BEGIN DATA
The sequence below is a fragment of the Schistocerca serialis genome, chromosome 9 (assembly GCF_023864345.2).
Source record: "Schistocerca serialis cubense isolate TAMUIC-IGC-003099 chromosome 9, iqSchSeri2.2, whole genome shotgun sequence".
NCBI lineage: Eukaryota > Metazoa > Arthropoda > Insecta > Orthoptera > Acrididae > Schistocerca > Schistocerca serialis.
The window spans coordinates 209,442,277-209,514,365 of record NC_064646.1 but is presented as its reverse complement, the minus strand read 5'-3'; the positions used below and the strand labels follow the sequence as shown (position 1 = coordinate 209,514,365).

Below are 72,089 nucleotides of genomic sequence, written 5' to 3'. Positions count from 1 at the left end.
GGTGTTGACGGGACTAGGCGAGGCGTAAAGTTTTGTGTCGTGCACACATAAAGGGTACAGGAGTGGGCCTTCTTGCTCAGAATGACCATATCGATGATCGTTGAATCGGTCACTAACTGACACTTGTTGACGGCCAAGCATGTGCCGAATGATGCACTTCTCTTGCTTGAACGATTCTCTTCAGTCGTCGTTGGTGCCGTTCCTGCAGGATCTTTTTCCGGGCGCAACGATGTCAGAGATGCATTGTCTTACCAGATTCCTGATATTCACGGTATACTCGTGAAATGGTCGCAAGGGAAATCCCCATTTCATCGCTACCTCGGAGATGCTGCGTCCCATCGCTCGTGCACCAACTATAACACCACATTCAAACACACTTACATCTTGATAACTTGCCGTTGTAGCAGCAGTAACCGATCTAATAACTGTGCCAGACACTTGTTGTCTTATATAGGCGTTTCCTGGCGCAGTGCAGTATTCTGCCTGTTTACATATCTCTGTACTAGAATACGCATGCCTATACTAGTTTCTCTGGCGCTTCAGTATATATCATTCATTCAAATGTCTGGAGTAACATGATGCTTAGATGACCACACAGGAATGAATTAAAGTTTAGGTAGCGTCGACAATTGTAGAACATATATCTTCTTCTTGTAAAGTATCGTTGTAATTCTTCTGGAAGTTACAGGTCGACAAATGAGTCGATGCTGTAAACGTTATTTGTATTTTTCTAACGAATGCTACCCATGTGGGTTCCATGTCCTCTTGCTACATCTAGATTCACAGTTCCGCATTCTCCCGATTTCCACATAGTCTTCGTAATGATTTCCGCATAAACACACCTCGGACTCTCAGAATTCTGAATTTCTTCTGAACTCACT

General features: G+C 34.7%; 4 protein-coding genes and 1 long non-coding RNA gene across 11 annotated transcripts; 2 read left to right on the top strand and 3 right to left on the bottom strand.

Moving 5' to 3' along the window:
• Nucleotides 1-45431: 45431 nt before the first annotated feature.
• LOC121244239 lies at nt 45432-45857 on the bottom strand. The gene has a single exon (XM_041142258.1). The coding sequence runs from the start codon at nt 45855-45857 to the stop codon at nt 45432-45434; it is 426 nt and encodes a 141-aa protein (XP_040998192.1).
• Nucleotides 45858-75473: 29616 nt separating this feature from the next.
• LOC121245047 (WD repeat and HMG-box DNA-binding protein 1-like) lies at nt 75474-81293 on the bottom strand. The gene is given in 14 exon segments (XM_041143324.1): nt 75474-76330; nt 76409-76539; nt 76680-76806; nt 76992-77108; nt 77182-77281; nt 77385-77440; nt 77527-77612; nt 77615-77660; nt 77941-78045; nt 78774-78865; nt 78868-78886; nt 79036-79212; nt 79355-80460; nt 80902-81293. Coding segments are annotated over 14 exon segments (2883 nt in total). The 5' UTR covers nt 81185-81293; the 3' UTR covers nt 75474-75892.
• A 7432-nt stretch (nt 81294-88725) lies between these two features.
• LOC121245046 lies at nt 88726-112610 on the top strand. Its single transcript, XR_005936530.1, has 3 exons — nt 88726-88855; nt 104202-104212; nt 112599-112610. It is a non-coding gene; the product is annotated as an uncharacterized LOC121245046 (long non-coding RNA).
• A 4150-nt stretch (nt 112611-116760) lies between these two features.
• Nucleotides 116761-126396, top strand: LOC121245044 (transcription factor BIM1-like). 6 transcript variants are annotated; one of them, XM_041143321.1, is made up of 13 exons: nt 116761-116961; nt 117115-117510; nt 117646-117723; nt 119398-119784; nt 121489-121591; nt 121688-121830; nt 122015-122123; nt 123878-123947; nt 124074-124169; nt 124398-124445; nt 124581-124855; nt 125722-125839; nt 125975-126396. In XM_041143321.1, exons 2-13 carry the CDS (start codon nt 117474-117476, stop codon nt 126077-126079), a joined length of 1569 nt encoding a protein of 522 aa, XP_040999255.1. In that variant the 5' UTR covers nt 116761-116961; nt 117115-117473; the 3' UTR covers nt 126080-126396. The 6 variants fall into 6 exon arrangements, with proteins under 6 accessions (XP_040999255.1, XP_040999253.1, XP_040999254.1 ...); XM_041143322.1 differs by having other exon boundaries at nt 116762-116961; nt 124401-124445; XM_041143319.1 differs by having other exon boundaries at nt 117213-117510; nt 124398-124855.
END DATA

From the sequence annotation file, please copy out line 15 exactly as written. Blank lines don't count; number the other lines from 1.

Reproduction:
• A 4150-nt stretch (nt 112611-116760) lies between these two features.